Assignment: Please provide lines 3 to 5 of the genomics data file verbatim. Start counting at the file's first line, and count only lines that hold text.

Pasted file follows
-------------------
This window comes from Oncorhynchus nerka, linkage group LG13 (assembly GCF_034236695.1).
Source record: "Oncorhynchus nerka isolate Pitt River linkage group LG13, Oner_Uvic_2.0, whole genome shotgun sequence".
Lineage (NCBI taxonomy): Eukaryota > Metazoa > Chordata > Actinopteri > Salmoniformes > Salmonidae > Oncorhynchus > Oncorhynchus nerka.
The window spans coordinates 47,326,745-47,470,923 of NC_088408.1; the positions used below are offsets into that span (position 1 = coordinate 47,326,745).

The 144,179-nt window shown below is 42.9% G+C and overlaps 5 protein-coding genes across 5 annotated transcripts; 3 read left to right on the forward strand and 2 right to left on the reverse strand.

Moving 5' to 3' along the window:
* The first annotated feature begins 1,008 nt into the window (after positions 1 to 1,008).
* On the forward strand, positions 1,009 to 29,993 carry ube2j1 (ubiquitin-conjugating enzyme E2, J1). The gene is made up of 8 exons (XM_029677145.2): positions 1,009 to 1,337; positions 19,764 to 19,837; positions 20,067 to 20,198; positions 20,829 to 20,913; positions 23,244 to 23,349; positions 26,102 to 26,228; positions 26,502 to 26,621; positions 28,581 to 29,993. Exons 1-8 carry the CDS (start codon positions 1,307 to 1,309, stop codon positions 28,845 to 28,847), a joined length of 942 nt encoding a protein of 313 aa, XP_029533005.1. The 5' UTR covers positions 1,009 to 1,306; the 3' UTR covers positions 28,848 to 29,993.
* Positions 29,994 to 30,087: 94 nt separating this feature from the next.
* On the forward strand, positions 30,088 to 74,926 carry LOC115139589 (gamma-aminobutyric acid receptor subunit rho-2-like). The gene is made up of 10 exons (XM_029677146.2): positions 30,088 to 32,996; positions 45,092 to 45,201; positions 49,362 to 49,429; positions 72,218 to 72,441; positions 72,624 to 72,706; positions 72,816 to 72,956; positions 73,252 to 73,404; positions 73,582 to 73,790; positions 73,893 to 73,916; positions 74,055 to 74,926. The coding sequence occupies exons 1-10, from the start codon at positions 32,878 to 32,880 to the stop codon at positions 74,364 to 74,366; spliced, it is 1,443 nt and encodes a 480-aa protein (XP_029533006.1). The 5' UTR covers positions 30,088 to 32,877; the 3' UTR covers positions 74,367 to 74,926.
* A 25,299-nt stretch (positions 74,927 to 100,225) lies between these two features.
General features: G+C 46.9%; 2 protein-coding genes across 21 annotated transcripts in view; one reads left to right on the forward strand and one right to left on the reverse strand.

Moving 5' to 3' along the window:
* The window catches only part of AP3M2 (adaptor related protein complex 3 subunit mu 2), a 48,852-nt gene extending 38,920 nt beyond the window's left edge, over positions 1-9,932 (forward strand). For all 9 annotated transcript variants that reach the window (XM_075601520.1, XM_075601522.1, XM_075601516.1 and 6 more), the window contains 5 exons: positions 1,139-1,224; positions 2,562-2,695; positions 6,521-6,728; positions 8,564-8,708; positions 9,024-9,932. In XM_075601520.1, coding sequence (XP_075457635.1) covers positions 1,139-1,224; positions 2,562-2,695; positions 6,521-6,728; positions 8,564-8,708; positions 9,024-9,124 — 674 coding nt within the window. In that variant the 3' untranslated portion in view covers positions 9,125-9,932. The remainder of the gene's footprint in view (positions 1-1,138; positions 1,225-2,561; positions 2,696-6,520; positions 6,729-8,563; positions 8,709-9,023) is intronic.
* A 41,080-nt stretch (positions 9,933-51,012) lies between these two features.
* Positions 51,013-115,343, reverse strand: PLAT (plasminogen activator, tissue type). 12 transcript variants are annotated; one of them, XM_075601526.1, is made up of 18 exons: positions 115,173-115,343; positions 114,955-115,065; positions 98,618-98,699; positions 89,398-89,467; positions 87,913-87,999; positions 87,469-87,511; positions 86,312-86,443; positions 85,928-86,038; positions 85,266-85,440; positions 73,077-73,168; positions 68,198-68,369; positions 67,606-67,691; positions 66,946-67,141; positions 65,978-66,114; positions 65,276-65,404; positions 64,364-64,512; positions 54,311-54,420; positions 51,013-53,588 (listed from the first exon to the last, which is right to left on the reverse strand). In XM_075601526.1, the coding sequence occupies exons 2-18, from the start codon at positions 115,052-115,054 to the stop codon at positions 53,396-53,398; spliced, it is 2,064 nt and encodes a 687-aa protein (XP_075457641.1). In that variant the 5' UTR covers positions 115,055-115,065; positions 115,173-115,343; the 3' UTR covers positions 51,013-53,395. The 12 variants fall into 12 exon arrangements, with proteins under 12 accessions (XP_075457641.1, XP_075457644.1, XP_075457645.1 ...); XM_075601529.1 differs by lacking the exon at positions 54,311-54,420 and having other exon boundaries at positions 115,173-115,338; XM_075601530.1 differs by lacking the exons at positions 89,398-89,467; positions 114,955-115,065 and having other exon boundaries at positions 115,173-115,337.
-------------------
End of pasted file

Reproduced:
Lineage (NCBI taxonomy): Eukaryota > Metazoa > Chordata > Actinopteri > Salmoniformes > Salmonidae > Oncorhynchus > Oncorhynchus nerka.
The window spans coordinates 47,326,745-47,470,923 of NC_088408.1; the positions used below are offsets into that span (position 1 = coordinate 47,326,745).

The 144,179-nt window shown below is 42.9% G+C and overlaps 5 protein-coding genes across 5 annotated transcripts; 3 read left to right on the forward strand and 2 right to left on the reverse strand.